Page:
Global asset managers still believe the market is too small for the effort needed after some global firms pulled mutual funds out of India.
As interest in India grows as a more powerful force in the global economy, one of India’s most prominent financial entrepreneurs has warned that India is complex and unstable, and only brings success to those willing to commit to the long term.
“India is not a straight road,” said Rashesh Shah, who founded Edelweiss Financial Services Ltd. in 1995 and built it into a roughly $770 million group. “It’s not like you can take the US business model and just transport it,” he said in an interview in Mumbai. India “requires investment and patience. You’ve really got to have a 10 to 20-year view.”
Shah’s comments come as the South Asian country may have overtaken aging and slowing China as the world’s most populous country and last quarter its benchmark stock index traded against the S&P 500 at its highest level in a decade. Morgan Stanley predicts that India will account for one-fifth of global economic growth this decade.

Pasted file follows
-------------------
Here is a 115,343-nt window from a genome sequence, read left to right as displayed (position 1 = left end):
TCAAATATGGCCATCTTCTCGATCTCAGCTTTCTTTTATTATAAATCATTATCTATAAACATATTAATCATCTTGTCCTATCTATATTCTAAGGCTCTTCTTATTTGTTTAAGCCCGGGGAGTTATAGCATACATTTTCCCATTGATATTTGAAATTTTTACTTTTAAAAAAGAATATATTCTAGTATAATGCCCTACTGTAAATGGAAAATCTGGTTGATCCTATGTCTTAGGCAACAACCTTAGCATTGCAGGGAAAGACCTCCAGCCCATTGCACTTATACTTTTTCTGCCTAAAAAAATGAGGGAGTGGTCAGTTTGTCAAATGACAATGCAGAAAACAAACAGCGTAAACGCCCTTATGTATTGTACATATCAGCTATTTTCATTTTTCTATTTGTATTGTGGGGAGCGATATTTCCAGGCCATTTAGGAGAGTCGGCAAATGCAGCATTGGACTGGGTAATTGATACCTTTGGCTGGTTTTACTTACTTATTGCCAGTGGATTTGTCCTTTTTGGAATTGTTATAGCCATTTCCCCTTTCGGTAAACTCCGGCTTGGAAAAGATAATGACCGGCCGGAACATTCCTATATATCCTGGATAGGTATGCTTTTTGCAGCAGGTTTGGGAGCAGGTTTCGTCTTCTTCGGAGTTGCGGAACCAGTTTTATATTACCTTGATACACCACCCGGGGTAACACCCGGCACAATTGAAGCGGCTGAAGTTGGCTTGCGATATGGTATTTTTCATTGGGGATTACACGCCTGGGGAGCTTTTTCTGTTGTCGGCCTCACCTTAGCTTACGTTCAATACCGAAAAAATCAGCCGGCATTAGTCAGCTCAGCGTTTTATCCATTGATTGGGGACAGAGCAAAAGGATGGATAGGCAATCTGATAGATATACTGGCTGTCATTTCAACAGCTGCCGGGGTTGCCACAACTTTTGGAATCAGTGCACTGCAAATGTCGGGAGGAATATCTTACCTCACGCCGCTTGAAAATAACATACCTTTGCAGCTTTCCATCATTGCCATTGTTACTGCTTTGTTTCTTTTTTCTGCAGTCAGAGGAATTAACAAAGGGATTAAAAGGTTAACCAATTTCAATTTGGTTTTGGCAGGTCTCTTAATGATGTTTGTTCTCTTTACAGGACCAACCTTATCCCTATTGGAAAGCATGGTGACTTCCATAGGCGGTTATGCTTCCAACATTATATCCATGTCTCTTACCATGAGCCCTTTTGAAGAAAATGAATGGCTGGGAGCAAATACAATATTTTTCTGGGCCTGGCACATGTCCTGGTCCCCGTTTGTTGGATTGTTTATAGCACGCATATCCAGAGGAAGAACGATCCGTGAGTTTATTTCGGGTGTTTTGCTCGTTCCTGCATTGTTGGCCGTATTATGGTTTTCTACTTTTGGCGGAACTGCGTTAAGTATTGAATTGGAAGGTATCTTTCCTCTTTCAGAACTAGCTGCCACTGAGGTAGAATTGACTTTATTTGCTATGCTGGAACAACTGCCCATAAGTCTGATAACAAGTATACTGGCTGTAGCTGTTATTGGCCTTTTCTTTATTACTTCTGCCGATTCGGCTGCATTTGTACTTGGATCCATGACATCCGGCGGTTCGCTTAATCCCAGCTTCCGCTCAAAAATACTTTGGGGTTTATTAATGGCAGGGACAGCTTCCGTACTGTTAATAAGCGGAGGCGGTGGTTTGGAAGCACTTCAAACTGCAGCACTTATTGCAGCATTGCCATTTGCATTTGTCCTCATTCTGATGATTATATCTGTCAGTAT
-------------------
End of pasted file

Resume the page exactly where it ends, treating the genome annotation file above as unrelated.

Chairman Edelweiss, 59, said it was important to have “two perspectives” on India, optimistic about the long term but prepared for short-term disruption. (India’s stock market, for instance, faltered after an interview by a short-selling journalist targeting billionaire Gautam Adani’s empire.) Shah typically sets the 8% economic growth, a steadily declining range against the dollar, and the rupee.
Shah said companies like Hindustan Unilever Ltd. are showing that India’s efforts are paying off. Unilever’s share price in India has skyrocketed in the decades since it went public in India. He said some global asset managers see the market as still too small for the effort needed after some global firms pulled out of their mutual fund operations in India.
Marathoner Shah, who ran halfway through Mumbai in mid-January, has been struggling in India since the credit crunch in 2018 sent Edelweiss shares plummeting. Shares have fallen about 80% since May of that year, and in 2020 the company announced that it was selling a majority stake in its wealth management business to Hong Kong-based private equity firm PAG.
Calling it a natural rejection of a mature business, Shah stressed that he has no plans to retire anytime soon. “Nothing is going to change,” he said. “We are just spinning off this part.”